Right-wing Spanish politicians accused of insulting Muslims after Moroccan man kills pope with machete
Conservative and far-right Spanish political leaders have been accused of insulting and trying to stigmatize Muslims and migrants.
They sought to stigmatize Muslims and migrants after an alleged Islamist terror attack on two churches in the southern Spanish city of Algeciras. in which one church official died, and four people were injured, "Guardian" reported today.
The Moroccan attacker (25) was arrested and remains in custody. The preliminary report of the judge investigating the incident suggests that the killing was carried out "for terrorist purposes" and was linked to "Salafist jihadism".
Spanish Interior Minister Fernando Grande-Marlasca said that the suspect had not committed any crimes and was convicted of illegal migration and irregular stay in Spain. The crime was immediately condemned by Christian, Muslim and Jewish groups, while members of Spain's Socialist-led coalition government condemned the reactions of the leaders of the conservative Popular Party and the far-right Vox party. Condemnations also came from migrant and anti-racist NGOs.
The leader of the People's Party, Alberto Núñez Fejo, said yesterday that Christians stopped killing in the name of their faith a long time ago, but that there are people who kill in the name of God or in the name of religion.
The Spanish Minister of Education and spokesperson for the Spanish Socialist Workers Party, Pilar Alegria on the occasion of that statement, the leader of the People's Party wrote on Twitter:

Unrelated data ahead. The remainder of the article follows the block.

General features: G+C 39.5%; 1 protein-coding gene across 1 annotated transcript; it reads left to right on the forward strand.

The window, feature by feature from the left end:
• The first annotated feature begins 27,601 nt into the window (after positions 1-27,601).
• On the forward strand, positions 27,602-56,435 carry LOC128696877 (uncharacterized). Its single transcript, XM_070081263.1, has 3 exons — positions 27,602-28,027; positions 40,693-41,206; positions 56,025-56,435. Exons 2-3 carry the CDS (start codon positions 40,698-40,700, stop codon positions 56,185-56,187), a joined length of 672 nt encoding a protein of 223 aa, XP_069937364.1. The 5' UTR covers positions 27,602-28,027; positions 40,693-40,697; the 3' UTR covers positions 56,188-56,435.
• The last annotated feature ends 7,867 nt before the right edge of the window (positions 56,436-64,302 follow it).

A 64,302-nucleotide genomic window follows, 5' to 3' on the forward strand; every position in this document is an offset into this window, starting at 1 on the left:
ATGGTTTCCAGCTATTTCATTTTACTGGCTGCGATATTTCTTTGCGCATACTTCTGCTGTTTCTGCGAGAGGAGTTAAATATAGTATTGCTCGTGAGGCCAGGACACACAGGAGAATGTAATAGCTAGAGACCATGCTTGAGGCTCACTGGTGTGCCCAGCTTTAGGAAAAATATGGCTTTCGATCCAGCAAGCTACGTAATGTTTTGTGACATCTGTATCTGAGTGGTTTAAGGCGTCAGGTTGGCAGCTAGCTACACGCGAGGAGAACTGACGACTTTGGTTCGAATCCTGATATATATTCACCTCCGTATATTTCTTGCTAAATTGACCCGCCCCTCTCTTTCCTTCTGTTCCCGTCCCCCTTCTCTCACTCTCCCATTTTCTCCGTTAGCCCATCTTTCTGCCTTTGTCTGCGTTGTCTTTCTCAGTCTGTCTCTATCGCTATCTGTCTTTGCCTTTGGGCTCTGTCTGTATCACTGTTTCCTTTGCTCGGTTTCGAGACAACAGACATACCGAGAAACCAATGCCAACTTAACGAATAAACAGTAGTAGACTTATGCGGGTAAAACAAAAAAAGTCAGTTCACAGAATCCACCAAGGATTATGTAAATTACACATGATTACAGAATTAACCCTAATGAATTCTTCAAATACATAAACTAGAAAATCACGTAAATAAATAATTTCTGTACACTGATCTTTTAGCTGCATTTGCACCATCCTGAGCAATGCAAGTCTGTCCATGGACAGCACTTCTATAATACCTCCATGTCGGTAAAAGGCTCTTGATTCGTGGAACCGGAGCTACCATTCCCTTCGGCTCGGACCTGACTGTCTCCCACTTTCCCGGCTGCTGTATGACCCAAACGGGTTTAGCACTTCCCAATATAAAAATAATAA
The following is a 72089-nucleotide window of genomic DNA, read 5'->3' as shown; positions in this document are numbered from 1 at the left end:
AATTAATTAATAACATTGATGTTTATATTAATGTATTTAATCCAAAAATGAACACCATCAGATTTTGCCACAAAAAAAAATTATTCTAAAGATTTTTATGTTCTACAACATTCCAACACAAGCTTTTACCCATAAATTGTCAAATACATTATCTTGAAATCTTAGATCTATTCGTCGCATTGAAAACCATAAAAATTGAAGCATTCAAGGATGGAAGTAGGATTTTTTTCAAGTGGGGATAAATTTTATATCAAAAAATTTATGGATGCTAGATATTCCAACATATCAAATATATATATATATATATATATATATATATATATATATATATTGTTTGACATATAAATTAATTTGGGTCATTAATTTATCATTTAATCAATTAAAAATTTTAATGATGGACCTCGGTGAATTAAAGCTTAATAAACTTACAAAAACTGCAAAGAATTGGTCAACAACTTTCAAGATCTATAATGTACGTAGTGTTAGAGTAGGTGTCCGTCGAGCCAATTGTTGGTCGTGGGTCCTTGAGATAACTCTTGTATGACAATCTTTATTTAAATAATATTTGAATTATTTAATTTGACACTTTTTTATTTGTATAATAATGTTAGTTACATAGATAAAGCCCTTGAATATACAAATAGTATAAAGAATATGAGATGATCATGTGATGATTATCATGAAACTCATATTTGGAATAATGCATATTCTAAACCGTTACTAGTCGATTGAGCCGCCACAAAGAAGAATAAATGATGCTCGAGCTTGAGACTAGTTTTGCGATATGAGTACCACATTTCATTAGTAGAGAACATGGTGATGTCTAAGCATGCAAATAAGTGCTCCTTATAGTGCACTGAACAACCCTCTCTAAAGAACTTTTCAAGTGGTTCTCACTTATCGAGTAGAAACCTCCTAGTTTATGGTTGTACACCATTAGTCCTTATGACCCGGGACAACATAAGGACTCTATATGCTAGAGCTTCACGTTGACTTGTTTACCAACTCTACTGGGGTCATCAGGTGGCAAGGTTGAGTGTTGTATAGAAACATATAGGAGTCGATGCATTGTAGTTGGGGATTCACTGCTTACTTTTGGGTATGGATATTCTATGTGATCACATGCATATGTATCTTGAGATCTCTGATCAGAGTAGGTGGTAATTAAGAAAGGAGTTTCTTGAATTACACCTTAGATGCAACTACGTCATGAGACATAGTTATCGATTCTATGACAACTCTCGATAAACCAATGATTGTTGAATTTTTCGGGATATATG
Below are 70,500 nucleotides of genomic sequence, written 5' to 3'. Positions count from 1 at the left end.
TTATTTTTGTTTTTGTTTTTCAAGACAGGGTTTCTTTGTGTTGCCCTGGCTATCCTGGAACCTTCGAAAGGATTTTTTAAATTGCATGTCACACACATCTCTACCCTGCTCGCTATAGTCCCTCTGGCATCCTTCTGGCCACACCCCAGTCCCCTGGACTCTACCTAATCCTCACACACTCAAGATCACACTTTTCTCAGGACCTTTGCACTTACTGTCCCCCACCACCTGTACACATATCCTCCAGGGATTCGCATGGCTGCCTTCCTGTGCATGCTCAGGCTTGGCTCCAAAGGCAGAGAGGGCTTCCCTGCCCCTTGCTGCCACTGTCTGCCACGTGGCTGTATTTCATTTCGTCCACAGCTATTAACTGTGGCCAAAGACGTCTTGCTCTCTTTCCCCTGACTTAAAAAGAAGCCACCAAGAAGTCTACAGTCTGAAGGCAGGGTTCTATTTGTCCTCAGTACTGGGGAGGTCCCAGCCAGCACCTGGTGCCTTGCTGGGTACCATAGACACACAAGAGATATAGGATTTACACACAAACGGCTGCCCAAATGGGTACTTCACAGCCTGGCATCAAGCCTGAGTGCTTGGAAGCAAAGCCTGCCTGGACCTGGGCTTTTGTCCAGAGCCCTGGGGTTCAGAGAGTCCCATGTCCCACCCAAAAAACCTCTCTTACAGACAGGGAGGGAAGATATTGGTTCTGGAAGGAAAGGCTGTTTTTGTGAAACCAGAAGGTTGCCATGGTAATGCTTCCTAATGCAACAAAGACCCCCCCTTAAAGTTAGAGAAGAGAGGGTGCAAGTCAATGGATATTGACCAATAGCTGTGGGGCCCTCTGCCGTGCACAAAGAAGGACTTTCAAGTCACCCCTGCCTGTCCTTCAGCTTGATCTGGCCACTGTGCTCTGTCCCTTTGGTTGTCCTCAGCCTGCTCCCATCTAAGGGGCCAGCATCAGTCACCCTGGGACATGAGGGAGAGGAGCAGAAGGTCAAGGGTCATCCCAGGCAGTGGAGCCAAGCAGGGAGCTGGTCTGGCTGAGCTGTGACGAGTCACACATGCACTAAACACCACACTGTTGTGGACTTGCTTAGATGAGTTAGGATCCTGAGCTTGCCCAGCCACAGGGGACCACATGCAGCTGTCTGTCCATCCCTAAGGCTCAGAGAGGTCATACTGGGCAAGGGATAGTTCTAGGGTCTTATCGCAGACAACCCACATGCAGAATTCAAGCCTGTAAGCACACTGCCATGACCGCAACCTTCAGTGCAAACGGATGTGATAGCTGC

"Sometimes it's better to keep your mouth shut and look responsible than to talk like this."
Fejo later sought to clarify his remarks, insisting that no religion should be stigmatized.
"Obviously what happened has nothing to do with religions; you cannot criminalize any religion. Fanaticism is one thing, religion is another. That's what I mean. But having said that, I think we can all agree that there is no problem with Catholic terrorism in the world at all. However, there is a problem with Islamic fundamentalism in certain parts of the world, and also in some Islamic countries," Fejo said.
The day before yesterday, a Moroccan armed with a machete entered the church "San Isidro" in the city of Andalusia and seriously injured a priest before going to the nearby church "Nuestra Señora de la Palma" where he killed the church official Diego Valencia, and three people were injured in the violence.
The machete attacker in the Spanish churches is a Moroccan who should have been deported